|Wednesday, July 28, 2021
You are here: Home » Motoring world » Emma & Graham Swain » Guarantees and how they apply
  • Follow Us!

Guarantees and how they apply 

With virtually anything that you buy you get a guarantee of some sort or another. In the purchase of a car these are sold with a guarantee too, of course, but there are different types of guarantees that are given. In this issue we will cover briefly the guarantees that are given on used cars

What are the types of guarantee?

The type and length of guarantee is governed by various factors.

1-A legal guarantee is defined as the obligatory guarantee that is regulated by the royal legislative decree 1/2007 which is offered by a seller who is dedicated to the sale-purchase of vehicles be it new or second hand to an end user/consumer. The legal guarantee is a combination of rights that the law grants the consumer and they are inalienable, both parties cannot agree to renounce the guarantee.

2-A commercial guarantee is defined as the combination of additional benefits that the seller gives to the buyer and they are additional to the legal guarantee. This is the type of guarantee that is given at the seller’s discretion and covers what they deem appropriate, notwithstanding the legal obligations

3-A hidden defects guarantee is defined as the warranty offered by the seller against habits or defects that the seller, be it a company or an individual knew were present on the vehicle at the time of sale and that were not clearly explained and accepted at the time of sale. This type of guarantee is important when a third party is selling on behalf of someone as often they are aware of the defects the vehicle has and do not inform the prospective buyers and subsequently claim “they were not aware” when the buyer returns, often causing a problem for the purchaser.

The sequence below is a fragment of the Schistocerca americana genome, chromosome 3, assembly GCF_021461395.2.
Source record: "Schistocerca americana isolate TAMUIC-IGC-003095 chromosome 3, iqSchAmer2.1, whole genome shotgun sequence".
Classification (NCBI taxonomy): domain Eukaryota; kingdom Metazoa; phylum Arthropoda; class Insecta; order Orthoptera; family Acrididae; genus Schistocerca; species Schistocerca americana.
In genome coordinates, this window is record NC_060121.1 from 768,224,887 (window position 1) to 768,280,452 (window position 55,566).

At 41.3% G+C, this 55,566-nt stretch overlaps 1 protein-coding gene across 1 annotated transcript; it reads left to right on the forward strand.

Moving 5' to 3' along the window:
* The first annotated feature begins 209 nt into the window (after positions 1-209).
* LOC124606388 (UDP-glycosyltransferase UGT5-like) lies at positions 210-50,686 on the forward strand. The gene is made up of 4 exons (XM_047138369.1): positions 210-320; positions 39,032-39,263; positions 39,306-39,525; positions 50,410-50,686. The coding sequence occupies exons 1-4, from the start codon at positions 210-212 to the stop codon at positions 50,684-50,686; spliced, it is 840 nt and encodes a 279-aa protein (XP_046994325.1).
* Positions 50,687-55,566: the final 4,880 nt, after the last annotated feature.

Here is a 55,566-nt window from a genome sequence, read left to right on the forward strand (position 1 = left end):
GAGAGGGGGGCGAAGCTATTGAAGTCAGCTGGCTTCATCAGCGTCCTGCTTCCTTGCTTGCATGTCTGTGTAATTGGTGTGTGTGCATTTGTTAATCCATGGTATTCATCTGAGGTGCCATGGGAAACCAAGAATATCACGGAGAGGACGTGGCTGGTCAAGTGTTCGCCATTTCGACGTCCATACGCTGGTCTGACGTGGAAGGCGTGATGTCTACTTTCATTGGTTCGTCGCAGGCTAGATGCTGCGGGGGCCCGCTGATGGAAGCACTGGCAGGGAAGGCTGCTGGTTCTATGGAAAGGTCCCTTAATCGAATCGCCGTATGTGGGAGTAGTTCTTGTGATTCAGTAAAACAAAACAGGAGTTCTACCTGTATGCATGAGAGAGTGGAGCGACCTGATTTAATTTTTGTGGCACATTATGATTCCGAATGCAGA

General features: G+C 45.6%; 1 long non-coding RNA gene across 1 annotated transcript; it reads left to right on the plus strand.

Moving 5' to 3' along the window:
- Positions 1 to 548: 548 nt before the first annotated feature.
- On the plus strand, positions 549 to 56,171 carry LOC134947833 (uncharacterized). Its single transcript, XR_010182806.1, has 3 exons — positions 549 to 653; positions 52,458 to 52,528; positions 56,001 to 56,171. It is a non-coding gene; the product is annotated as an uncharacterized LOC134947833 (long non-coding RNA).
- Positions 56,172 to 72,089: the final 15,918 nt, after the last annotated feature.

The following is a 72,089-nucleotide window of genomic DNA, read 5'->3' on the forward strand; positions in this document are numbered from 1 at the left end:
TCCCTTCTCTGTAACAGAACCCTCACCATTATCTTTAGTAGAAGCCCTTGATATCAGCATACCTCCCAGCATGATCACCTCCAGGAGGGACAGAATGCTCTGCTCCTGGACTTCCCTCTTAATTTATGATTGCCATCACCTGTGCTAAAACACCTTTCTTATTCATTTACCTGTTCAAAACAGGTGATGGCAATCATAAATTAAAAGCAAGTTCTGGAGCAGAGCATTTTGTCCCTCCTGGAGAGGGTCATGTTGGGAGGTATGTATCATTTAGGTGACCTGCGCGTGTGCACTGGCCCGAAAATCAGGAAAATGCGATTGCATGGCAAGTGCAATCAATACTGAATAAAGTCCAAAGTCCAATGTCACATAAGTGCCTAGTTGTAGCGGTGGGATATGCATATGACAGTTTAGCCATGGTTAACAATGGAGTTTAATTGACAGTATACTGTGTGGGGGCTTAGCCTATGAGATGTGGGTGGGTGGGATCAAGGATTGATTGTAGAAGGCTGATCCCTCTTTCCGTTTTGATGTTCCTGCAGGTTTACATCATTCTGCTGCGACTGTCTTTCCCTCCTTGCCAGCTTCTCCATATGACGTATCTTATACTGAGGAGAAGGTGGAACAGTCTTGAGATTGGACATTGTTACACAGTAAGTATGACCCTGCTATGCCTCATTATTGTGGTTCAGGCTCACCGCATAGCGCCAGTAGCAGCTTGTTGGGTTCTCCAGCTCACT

Is the legal guarantee law applicable in cases of a commission-based sale or a broker sale?

On the basis of a broker sale, i.e. a consumer asks a seller to obtain on their behalf a specific vehicle. Said “broker” then sells the vehicle to the consumer, in that case the law considers it to be a sale between a seller and a consumer so the legal guarantee is applied. This does not happen too often here in Tenerife.

On the basis of a commission-based sale, this is far more common and the majority, although of course not all, of the car dealers work on this basis i.e. a consumer hands their personal vehicle to a car sales company for them to sell it on their behalf. The sale is considered a sale between individuals so the legal guarantee is not applicable as the seller is only collecting a commission. The seller however has to be very clear with the purchaser at the time of sale that the vehicle is being sold on a commission basis. However, a hidden defect guarantee still applies between both consumers.

How long is the guarantee for?

When the buyer is a business and the seller is a car sales company then no legal guarantee is offered however the hidden defects guarantee is applicable and a claim must be made within 6 months.

When the buyer is a car sales company then again, a legal guarantee is not offered however the hidden defects guarantee is applicable once again, however the claim must be made within 30 days.

When the buyer and seller are both individuals then the only applicable guarantee is the hidden defects guarantee and the claim must be made within 6 months.

When the buyer is a consumer and the seller is a car sales company then a legal guarantee is obligatory. The validity is two years on new vehicles and one year on second hand vehicles.

Can a guarantee be limited to a number of kilometres?

In the case of the legal guarantee, the answer is no the kilometres cannot be limited however the kilometres play a vital role in the items that are covered during the guarantee period. In the case of the commercial guarantee, the answer is yes. The guarantee is an additional extra offered by the seller so they have the right to limit the kilometres as they do with the time the cover is provided for.

This is only a brief outline of some of the conditions and circumstances relating to guarantees and the consumer should make sure that they ask any relevant questions at the time of purchase.